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Huge 'El Gordo' galaxy cluster packs mass of 3 quadrillion suns

  • el-gordo-galaxy-cluster

    This is a Hubble Space Telescope image of the most massive cluster of galaxies ever seen to exist when the universe was just half of its current age of 13.8 billion years. T (NASA, ESA, and J. Jee (University of California, Davis))

  • el-gordo-mass-map-x-ray

    The cluster, catalogued as ACT-CL J0102-4915, contains several hundred galaxies swarming around under a collective gravitational pull. The total mass of the cluster, as refined in new Hubble measurements, is estimated to weigh as much as 3 mill (NASA, ESA, J. Jee (University of California, Davis), J. Hughes (Rutgers University), F. Menanteau (Rutgers University and University of Illinois, Urbana-Champaign), C. Sifon (Leiden Observatory), R. Mandelbum (Carnegie Mellon University), L. Ba)

The most massive galaxy cluster ever observed in the early universe is quite a bit bigger than astronomers had thought.

New measurements by NASA's Hubble Space Telescope suggest that the cluster nicknamed "El Gordo" (Spanish for "the fat one") contains about as much mass as 3 quadrillion suns. That's 43 percent larger than previous work had estimated, researchers said.

"It's given us an even stronger probability that this is really an amazing system very early in the universe," study leader James Jee, of the University of California at Davis, said in a statement. [See more 'El Gordo' Galaxy Cluster Photos in Hubble's Latest Views]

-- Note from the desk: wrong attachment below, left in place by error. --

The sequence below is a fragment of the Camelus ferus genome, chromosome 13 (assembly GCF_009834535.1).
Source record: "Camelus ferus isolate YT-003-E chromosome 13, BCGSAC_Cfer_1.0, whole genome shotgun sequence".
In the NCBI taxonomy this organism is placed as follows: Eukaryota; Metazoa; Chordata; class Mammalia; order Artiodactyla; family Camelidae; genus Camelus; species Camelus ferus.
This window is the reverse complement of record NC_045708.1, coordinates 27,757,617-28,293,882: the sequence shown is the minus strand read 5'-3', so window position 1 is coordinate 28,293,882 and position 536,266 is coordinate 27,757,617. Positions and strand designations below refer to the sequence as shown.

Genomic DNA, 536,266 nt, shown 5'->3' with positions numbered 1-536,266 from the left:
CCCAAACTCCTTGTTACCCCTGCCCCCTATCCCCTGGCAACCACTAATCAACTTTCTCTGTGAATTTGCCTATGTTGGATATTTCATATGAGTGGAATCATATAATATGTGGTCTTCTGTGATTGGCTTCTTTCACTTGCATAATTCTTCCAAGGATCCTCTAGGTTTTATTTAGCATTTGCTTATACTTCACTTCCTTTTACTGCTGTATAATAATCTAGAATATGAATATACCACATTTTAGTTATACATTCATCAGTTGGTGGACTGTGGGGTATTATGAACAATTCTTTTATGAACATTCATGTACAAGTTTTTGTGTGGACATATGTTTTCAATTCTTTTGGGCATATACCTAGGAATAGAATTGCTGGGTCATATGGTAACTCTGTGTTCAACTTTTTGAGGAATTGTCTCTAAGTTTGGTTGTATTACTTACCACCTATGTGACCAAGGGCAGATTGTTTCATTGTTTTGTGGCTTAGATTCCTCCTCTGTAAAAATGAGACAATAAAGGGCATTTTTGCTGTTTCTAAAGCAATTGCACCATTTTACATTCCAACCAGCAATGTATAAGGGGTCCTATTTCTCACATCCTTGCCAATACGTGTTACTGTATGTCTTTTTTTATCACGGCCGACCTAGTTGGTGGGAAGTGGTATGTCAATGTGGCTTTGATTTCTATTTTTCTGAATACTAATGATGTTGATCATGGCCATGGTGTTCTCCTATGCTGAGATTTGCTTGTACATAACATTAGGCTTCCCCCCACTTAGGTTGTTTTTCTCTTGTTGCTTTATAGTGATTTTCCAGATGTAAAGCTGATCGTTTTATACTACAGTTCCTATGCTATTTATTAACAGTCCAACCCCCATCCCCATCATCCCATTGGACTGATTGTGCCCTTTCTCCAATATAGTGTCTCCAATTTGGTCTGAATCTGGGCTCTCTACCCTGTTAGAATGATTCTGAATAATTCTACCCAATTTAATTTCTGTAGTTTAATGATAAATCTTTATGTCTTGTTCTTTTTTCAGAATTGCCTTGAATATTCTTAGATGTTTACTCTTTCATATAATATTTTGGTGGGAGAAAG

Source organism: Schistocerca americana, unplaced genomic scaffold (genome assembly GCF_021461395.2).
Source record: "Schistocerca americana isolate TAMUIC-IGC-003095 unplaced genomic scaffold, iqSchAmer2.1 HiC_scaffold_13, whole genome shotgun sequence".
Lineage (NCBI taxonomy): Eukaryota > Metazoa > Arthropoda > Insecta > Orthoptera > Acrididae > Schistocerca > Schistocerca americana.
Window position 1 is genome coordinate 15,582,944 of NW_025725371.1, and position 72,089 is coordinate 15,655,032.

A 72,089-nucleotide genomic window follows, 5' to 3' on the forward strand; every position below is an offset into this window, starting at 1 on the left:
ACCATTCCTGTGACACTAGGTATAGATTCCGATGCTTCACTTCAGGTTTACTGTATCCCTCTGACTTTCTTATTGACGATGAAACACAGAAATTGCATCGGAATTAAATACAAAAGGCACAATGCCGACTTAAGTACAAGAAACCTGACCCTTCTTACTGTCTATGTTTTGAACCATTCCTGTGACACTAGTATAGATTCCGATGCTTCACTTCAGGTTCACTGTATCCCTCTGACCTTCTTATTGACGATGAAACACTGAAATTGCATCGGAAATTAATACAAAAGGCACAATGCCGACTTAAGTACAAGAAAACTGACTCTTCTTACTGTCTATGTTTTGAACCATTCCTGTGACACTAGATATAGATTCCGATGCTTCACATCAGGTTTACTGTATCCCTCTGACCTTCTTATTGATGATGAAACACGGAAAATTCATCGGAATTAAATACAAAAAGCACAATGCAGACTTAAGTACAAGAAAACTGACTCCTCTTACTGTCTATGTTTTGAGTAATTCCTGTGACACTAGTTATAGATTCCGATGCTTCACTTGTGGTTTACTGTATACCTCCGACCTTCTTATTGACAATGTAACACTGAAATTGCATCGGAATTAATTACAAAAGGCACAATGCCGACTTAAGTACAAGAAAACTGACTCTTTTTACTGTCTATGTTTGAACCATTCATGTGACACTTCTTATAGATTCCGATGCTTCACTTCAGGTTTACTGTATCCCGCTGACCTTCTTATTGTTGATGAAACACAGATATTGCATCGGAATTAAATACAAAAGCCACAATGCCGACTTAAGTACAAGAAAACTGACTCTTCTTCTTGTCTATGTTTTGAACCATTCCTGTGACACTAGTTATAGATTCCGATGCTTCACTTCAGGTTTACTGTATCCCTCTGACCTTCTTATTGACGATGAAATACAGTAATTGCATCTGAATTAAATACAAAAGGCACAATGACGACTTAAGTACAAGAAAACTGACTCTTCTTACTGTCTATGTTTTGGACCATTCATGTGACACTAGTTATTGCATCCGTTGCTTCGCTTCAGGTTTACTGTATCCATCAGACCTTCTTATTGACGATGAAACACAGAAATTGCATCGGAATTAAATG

The El Gordo galaxy cluster — whose formal name is ACT-CL J0102-4915 — is located more than 7 billion light-years from Earth. So astronomers are seeing the cluster as it existed when the universe was less than half of its current age (which is about 13.8 billion years).

El Gordo's mass was reported in January 2012 to be around 2 quadrillion suns. Researchers arrived at that estimate by studying the temperature of gas and movement of galaxies within the cluster using NASA's Chandra X-ray Observatory and the European Southern Observatory's Very Large Telescope array in Chile.

The calculation had some uncertainty about it, however, chiefly because El Gordo may be the result of a collision between two constituent clusters.

"We wondered what happens when you catch a cluster in the midst of a major merger and how the merger process influences both the X-ray gas and the motion of the galaxies," said co-author John Hughes of Rutgers University. "So the bottom line is that because of the complicated merger state, it left some questions about the reliability of the mass estimates we were making."

It's possible, for example, that the geometry of the merger prevented the authors of the 2012 study from gauging the true kinematic energy of El Gordo's galaxies, resulting in a mass underestimate. And Hubble's new observations suggest that this indeed was the case.

Jee and his team used Hubble to measure how much El Gordo's immense gravity is warping the images of galaxies that lie behind it, even farther from Earth. The large degree of warping translated to a mass of around 3 quadrillion suns (that's a "3" followed by 15 zeroes).

Astronomers have found clusters as massive as El Gordo — which contains several hundred galaxies — closer to Earth. But El Gordo's extreme distance makes the cluster special, since astronomers think such enormous clusters were rare when the universe was young.

The study team plans to continue studying El Gordo with Hubble. The cluster is too big to fit into the iconic space telescope's field of view, so the researchers aim to get a mosaic image next.

"We can tell it's a pretty big El Gordo, but we don't know what kind of legs he has, so we need to have a larger field of view to get the complete picture of the giant," said Felipe Menanteau of the University of Illinois at Urbana-Champaign.